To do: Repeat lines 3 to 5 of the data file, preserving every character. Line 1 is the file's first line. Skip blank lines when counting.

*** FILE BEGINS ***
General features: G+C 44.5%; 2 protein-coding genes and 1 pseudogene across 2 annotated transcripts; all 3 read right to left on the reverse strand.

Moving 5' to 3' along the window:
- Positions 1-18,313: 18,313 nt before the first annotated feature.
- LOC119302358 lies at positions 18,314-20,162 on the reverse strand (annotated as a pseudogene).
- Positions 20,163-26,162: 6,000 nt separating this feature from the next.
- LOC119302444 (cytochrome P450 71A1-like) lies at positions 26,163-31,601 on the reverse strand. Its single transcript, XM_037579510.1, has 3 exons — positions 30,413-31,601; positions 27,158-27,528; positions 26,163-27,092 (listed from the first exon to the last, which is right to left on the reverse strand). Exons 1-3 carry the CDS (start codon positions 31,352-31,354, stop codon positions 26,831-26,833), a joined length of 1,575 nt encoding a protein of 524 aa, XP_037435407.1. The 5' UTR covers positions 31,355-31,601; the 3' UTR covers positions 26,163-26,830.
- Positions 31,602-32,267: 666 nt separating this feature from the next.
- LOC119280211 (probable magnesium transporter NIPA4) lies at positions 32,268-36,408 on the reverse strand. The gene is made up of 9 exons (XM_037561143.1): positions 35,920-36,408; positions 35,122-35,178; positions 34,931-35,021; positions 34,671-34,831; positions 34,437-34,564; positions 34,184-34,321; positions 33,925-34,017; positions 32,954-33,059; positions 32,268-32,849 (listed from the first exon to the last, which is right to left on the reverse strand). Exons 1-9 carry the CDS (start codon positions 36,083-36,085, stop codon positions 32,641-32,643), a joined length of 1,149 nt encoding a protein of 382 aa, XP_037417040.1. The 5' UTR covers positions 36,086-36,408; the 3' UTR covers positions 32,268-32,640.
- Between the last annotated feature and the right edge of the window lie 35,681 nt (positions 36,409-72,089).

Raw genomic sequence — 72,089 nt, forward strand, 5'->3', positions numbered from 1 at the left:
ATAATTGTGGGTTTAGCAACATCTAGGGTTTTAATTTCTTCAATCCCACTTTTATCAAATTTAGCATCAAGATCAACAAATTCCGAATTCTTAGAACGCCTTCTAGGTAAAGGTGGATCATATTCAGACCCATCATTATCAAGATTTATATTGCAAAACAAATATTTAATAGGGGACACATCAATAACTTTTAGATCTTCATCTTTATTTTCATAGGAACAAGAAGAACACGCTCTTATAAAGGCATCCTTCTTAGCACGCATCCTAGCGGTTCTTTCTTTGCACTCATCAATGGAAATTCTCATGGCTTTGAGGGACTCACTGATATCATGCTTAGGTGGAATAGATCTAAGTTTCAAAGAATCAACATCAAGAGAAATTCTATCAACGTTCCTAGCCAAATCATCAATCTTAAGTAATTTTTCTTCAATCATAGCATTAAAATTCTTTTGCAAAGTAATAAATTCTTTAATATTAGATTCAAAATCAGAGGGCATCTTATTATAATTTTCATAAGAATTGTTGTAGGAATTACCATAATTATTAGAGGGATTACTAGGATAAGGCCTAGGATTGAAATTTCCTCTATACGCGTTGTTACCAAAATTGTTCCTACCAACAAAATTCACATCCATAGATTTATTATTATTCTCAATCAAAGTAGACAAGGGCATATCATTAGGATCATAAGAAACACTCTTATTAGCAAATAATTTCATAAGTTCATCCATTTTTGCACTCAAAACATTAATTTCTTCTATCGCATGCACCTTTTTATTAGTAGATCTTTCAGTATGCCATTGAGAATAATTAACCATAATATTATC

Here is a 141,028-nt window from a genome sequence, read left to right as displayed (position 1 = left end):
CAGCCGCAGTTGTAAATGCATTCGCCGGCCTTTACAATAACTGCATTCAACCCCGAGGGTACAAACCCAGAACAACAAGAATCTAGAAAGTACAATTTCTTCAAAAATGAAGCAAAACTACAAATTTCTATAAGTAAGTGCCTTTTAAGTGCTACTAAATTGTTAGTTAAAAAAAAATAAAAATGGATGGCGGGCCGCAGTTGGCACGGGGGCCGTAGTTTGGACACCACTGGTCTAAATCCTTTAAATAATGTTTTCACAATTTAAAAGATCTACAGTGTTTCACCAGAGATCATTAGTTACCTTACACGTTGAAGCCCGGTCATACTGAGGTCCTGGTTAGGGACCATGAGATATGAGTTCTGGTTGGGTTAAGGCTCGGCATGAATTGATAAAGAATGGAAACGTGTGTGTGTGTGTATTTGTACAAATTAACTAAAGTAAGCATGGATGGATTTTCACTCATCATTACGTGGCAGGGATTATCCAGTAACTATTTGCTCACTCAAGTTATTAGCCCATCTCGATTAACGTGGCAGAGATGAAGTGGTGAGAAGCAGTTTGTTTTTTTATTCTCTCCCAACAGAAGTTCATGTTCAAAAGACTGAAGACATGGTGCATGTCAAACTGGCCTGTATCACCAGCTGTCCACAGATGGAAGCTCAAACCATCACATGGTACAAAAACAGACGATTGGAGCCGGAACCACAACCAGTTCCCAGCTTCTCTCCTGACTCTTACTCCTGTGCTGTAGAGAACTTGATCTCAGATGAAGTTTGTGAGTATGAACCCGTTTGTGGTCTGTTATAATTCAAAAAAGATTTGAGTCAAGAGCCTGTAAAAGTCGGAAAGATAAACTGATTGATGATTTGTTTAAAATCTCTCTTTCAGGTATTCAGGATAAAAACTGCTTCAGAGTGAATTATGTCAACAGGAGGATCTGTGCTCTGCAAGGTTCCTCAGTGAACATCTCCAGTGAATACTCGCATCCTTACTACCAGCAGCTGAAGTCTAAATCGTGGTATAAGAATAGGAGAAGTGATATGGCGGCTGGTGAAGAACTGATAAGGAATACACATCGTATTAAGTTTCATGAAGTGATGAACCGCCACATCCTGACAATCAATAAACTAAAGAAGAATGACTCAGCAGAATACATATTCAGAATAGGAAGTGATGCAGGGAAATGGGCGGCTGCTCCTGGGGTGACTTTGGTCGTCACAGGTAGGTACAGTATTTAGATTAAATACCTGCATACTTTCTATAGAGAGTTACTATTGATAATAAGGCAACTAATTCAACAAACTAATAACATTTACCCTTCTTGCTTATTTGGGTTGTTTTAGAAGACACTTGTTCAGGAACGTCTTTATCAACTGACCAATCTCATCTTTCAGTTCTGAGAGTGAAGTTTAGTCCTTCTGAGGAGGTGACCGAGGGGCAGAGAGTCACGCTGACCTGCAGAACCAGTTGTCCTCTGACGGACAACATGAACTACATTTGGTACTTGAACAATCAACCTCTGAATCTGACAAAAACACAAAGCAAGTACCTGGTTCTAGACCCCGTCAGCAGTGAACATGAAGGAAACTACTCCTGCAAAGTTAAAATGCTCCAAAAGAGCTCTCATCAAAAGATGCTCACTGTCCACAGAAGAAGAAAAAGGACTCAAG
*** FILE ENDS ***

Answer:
- Positions 1-18,313: 18,313 nt before the first annotated feature.
- LOC119302358 lies at positions 18,314-20,162 on the reverse strand (annotated as a pseudogene).
- Positions 20,163-26,162: 6,000 nt separating this feature from the next.